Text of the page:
Television has supplanted play in children’s lives. Play develops intelligence; integrates our three brains; prepares us for higher education, creative thought, and taking part in and upholding a social structure; and helps us prepare for becoming an effective parent when that time comes. Play is children’s work and the fundamental force of society and civilisation; a breakdown in the ability to play will reflect in a breakdown in society. Today parents rarely play with their children, and sibling play is also greatly reduced. Thus no capacity for play and imagination or internal imaging develops. The child not played with does not learn to play, and play is the ‘work’ and intelligence of childhood, and all learning, lifelong. TV entertains the mind, and entertainment is not play. Entertainment cannot, by the nature of the formation of the neural fields involved, educate, and nor can TV. In the beginning television replaced storytelling in most homes, and it changed the radio from a storyteller to a music box. It has replaced verbal, non-verbal and emotional forms of communication between parent and child, the deep bonding already weakened by childbirth interventions, the lost intimacies of breastfeeding, day-care induced separation anxiety and societal expectations that babies will be ‘good’.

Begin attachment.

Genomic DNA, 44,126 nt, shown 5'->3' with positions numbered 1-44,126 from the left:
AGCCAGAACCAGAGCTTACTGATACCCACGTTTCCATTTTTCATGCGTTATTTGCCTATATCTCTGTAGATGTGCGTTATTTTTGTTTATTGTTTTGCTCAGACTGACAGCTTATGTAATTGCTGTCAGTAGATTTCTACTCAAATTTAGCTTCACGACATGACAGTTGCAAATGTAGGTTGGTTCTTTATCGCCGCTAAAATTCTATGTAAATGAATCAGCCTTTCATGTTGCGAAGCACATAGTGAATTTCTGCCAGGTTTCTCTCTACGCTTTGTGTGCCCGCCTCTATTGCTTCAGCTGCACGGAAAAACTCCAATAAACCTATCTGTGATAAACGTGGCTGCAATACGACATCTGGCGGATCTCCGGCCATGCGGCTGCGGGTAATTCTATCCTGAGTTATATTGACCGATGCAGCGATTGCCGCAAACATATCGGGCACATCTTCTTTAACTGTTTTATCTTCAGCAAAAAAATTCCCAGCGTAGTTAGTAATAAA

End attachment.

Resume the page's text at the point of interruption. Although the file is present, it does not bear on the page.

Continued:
Television also replaced family conversation in general; the television tray replaced the dinner table and its captivating table talk. Grandparents have a primary need to relate their lifestories and share the wisdom of their years, which can give children a sense of history, provides continuity between generations and establishes a continuum of meaning to life. Children need to know who they are and where they come from, the security of family traditions gives significance to life. A lot of today’s youth are lost because they don’t have a sense of identity, a sense of being a valued member of a family with a living history. Television has stolen this from the future generations also, because family histories are dying with grandparents. The most critical damage is done in the early years when the child should be living in their imagination, learning through fantasy play. Television floods the infant/child brain with complete imagery at the very time his or her brain is supposed to make images from within. Storytelling feeds into the infant/child a stimulus that brings about a response of image making that involves every aspect of our three-brain system.

Television feeds both stimulus and response into that infant/child brain, as a single-paired effect, flooding the brain with a counterfeit of the response the brain is supposed to learn to make to the stimuli of words or music. As a result, much structural coupling between mind and environment is eliminated; few metaphoric images develop; few higher cortical areas of the brain are called into play, so there is no development of symbolic conceptual systems, crucial for higher learning.